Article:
The Maran chicken breed was prominently used for utility, hybrid production. Their origin can traced back to France. They are hybrid of Faverolles and Langshan, English Games and Coucou De Malines.

Marans made their official debut as “Country Hen” at 1914 national exhibition in La Rochelle, France. Madam Rousseau in 1920’s gave Marans their dark brown eggs and standard form. Originally they have light feathered legs similar to that of French birds. One of their main attractions is the dark brown color of their eggs.


Marans are great for beginners to raise in the backyard. They are pretty robust and docile, interact well with people and considered as great layers but not very good at laying. They are tough birds and immune to diseases. Marans are pretty active and enjoys free ranging.

Historically they were dual purpose bird with not only dark chocolate brown eggs but table qualities too. They are nice tempered and fit well with other breeds of chickens. They thrive in damp wet climate but may have some behavioral and physical problems in high-temperature areas.


Cuckoo variation is the most recognized Marans with light background and dark color of irregular bands. Other color variation includes golden, black, silver, copper, wheat and white. There are four standard colors Marans varieties in UK, four in Germany, ,whereas, in France, a standard of nine colors are recognized: Black tailed Buff, Cuckoo (Black feather with speckled black and white appearance), Black, Golden Cuckoo, Wheaten, Colombian and White and Black Copper are most common.

Others which are not much recognized such as Splash, Blue Copper, and Blue also exist. Maran Club of America only recognizes feather legged Marans whereas Australian Poultry recognizes both clean and feathered legged bird. Marans are recognized as standardized breed in the UK, with cuckoo Marans the most popular chicken breed.

In France Marans still carry feathered legs inherited from their ancestors. While outside in UK and US, breeders prefer clean legged version of Marans. There is another breed of Marans named Bantam which was developed in 1950, although it is not accepted as pure by many poultry associations. Marans were standardized in 1930 with Wheaten or copper black being most popular variation of color. Marans usually have orange eyes with shanks that are pink or slate.

The soles of their feet are always white as they have white skin. Black Maran rooster originally have big black breast that complies with French birds but this is expanded recently and include red-breasted Maran roosters. The average weight of an adult Marans ranges between 3.5-4 kg whereas female weights 2.5-3 kg.

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1) Marans usually lays 150 eggs in a year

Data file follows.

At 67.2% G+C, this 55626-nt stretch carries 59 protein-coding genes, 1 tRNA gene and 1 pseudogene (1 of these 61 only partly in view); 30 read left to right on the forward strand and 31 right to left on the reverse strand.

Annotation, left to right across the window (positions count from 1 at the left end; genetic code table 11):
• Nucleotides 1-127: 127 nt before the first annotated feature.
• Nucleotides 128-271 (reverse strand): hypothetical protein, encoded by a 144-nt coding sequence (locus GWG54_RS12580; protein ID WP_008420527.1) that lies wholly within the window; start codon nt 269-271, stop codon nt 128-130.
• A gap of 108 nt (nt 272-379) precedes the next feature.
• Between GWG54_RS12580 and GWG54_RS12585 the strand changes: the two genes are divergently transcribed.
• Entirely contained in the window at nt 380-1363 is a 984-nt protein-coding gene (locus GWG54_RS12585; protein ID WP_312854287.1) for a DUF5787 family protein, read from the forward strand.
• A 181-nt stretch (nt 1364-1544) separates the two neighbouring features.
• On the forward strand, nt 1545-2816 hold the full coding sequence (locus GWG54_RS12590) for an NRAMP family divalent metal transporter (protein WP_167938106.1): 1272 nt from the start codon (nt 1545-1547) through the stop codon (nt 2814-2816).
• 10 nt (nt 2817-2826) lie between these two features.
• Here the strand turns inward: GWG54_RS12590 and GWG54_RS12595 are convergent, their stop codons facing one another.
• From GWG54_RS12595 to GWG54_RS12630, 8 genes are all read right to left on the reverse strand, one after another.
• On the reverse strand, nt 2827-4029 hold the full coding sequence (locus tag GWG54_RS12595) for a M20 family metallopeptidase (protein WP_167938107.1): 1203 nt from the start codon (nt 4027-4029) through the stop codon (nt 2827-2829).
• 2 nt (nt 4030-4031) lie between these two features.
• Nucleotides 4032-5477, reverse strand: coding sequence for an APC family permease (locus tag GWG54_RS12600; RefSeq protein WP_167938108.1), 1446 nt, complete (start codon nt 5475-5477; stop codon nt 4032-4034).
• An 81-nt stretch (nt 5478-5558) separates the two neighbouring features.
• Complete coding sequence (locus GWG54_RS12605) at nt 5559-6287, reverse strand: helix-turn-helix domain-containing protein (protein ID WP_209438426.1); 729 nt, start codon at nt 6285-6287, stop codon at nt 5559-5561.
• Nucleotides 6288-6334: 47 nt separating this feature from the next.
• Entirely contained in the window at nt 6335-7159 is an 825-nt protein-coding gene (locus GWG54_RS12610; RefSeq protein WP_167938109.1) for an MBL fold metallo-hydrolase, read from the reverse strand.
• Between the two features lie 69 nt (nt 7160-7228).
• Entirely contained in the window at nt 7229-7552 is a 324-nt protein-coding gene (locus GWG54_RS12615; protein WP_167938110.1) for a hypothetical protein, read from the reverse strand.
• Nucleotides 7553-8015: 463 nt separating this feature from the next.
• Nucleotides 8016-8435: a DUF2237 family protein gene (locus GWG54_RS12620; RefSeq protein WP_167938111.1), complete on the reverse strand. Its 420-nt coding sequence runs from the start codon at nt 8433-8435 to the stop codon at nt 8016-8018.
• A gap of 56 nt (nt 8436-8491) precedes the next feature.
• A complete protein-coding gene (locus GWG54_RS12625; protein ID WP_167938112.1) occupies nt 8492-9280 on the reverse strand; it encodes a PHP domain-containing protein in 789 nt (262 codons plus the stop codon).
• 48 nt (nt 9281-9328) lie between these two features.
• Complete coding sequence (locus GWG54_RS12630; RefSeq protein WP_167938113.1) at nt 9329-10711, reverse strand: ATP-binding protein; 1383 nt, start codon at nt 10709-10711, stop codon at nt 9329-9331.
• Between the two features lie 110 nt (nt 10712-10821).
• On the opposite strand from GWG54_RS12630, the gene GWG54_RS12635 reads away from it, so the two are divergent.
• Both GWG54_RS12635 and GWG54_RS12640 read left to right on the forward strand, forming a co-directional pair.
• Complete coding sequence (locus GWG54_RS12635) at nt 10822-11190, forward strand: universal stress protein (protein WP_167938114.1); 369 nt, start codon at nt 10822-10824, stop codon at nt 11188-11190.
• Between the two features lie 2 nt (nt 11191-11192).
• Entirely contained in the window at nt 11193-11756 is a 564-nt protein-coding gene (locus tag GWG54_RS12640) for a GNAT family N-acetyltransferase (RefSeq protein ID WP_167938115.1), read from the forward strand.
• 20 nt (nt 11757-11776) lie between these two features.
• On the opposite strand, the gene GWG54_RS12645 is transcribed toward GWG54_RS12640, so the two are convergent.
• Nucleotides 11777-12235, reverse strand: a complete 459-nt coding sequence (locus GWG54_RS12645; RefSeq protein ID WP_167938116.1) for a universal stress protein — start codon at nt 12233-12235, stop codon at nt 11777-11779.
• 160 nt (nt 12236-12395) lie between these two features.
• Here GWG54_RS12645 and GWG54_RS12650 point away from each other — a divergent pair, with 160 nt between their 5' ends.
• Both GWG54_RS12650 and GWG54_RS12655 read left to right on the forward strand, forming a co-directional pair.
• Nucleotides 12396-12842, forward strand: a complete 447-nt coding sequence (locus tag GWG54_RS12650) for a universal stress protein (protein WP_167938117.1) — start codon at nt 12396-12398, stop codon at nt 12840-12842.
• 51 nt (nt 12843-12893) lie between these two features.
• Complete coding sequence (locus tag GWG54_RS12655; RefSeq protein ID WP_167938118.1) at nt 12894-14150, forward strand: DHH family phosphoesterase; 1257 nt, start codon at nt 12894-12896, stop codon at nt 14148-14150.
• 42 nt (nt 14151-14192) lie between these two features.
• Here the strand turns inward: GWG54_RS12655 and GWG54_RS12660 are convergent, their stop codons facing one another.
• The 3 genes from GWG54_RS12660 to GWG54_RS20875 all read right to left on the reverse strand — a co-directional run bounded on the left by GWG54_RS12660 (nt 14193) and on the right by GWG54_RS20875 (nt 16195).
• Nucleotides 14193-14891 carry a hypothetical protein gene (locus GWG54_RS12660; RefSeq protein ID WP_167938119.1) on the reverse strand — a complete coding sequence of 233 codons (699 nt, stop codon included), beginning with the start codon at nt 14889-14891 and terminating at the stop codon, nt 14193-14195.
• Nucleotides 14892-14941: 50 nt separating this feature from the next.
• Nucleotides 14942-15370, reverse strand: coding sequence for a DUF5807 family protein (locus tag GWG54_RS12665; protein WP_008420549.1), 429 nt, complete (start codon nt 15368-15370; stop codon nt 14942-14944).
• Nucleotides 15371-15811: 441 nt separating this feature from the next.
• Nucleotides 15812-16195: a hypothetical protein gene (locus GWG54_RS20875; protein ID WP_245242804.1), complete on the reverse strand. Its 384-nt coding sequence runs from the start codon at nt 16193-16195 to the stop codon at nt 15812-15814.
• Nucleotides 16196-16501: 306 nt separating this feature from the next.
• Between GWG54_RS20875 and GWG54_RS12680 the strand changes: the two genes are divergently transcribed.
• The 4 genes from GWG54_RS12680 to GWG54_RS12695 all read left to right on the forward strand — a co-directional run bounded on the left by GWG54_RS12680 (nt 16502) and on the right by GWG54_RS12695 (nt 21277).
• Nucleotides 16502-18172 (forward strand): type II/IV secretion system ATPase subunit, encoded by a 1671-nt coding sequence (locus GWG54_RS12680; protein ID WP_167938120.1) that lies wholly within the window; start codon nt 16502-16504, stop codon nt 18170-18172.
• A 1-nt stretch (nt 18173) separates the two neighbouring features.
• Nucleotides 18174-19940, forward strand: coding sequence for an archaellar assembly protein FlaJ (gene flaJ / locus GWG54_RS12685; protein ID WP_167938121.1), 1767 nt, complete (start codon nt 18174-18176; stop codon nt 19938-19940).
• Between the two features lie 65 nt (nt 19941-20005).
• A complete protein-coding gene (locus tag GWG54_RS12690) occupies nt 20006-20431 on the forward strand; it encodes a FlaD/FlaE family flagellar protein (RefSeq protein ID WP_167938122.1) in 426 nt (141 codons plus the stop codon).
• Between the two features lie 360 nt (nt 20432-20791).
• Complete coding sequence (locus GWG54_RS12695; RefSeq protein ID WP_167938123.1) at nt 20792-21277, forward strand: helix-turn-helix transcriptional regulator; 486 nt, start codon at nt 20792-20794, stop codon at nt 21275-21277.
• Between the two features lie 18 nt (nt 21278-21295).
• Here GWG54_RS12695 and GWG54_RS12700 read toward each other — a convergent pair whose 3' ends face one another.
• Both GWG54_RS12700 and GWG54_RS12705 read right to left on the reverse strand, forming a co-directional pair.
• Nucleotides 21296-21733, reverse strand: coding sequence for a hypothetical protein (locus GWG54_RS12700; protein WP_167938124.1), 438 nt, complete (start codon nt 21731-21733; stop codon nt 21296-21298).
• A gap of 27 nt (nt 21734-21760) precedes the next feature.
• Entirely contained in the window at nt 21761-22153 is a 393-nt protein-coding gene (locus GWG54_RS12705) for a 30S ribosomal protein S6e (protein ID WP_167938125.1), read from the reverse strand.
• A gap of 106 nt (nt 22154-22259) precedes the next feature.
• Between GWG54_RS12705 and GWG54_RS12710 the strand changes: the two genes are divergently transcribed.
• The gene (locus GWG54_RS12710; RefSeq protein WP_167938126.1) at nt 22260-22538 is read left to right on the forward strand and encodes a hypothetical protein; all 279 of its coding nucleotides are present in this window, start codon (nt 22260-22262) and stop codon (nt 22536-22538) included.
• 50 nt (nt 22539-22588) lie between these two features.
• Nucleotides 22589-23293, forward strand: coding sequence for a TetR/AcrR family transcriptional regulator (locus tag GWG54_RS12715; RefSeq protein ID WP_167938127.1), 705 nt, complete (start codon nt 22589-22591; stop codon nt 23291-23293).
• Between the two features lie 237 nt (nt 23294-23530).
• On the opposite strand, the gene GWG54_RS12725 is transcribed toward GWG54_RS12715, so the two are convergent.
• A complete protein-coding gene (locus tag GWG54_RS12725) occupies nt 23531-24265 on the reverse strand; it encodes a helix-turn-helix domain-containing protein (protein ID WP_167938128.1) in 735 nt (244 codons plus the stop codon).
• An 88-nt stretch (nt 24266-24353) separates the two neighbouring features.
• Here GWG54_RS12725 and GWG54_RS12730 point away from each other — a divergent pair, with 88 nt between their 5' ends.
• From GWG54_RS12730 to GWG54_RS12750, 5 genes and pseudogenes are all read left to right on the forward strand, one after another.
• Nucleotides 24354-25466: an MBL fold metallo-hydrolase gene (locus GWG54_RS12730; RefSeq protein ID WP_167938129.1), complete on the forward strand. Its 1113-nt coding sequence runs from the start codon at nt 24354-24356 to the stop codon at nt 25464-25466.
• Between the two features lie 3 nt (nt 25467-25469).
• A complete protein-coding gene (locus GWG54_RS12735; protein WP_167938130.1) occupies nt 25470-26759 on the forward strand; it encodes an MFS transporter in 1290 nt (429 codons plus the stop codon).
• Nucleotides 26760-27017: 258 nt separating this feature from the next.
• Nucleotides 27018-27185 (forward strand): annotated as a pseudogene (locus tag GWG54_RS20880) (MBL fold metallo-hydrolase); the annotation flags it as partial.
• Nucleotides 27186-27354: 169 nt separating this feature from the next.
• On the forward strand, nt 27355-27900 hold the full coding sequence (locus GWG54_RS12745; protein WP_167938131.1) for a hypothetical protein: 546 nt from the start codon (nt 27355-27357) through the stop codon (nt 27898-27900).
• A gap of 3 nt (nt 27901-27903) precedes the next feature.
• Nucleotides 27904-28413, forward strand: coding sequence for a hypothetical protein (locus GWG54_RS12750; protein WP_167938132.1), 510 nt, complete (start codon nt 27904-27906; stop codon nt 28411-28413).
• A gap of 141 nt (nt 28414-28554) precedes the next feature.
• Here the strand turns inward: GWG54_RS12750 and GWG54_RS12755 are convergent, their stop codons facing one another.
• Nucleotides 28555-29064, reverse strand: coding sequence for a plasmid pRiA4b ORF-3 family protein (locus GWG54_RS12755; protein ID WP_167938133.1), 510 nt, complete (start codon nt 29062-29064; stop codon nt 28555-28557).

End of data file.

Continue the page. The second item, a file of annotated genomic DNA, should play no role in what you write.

2) Marans lay dark brown eggs, but the taste of their egg is similar to that of white or other brown eggs.

3) French stain of Marans lays dark eggs than their UK version.

4) The black copper variation Marans is rare and their eggs are darkest when compared to other breeds. They are highly prioritized by French chefs.

Egg Selection Advice

Good Marans eggs have deep dark brown color; the presence of color is due to brown pigment named Protoporphyrin. Greater the amount of pigment, darker the color of eggs shell. Selecting only deep brown eggs to hatch improves the offspring and further improves the color of eggs of future mother. Breeding from Marans that hatch from dark colored eggs will ensure the smooth transfer of hereditary traits.

Darkest Marans eggs are laid in early season toward the start of lay and the hormonal levels are believed to be responsible for that although not clearly understood. Selecting the best layers in flock of Marans without trap nesting is a difficult task; this task can be overcome by hatching eggs that are laid early and late in their season. To lay more and more eggs in a year, hens extend their laying season, so Marans laying late and early eggs are usually best layers in a flock.

Finally, Marans are the breed perfect for both Meat and egg production and do not ask for much care as compared to other breeds of chickens. The size of their eggs is large, a normal Margans hens lays about 150 eggs every year that may go upto 200 a year so great for the production of eggs.

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My names James Kippax - Farmer, writer, and music lover. I'm a 5th generation farmer, who co-runs a farm his dad. We sell various breeds of sheep and beef cattle to the public and smallholders.


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